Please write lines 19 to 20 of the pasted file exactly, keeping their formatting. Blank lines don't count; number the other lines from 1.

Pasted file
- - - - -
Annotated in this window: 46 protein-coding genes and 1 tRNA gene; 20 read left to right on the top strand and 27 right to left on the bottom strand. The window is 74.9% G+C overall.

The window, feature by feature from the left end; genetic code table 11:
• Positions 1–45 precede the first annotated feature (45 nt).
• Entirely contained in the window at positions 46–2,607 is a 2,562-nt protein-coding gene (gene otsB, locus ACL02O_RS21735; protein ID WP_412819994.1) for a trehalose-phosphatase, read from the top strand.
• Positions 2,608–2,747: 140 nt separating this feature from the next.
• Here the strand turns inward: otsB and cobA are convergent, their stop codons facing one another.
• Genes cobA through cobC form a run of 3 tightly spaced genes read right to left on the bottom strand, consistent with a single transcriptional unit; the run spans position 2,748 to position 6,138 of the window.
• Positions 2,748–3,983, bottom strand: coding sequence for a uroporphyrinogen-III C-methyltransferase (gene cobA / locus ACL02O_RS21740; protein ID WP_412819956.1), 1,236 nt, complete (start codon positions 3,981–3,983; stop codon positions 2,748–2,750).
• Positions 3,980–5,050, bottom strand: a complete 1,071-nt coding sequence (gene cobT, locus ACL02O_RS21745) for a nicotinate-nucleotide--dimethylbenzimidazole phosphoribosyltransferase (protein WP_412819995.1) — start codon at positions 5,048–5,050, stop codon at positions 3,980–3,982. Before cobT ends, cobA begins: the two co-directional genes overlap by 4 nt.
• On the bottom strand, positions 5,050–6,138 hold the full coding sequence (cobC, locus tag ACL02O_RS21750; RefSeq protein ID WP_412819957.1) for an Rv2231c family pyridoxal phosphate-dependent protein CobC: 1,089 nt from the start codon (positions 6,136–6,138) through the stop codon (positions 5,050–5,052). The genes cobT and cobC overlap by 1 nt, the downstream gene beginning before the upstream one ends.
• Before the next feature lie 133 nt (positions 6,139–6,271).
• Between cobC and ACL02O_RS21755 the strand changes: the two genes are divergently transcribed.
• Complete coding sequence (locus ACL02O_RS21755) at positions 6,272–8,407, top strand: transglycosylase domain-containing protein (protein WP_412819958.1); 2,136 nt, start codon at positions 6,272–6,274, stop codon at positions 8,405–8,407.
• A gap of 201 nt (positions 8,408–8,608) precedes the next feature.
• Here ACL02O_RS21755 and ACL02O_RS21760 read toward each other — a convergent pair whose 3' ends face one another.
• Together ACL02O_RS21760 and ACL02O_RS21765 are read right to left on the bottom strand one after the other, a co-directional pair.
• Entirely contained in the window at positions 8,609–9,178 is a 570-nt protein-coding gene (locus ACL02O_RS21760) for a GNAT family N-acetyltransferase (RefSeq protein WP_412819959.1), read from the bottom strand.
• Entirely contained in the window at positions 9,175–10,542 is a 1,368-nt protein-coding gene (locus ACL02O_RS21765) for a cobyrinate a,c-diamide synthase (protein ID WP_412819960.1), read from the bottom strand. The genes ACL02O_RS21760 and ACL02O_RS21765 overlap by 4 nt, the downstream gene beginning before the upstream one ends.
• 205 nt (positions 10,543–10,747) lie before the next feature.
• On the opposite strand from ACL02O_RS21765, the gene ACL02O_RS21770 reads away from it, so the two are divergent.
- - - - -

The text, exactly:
• 205 nt (positions 10,543–10,747) lie before the next feature.
• On the opposite strand from ACL02O_RS21765, the gene ACL02O_RS21770 reads away from it, so the two are divergent.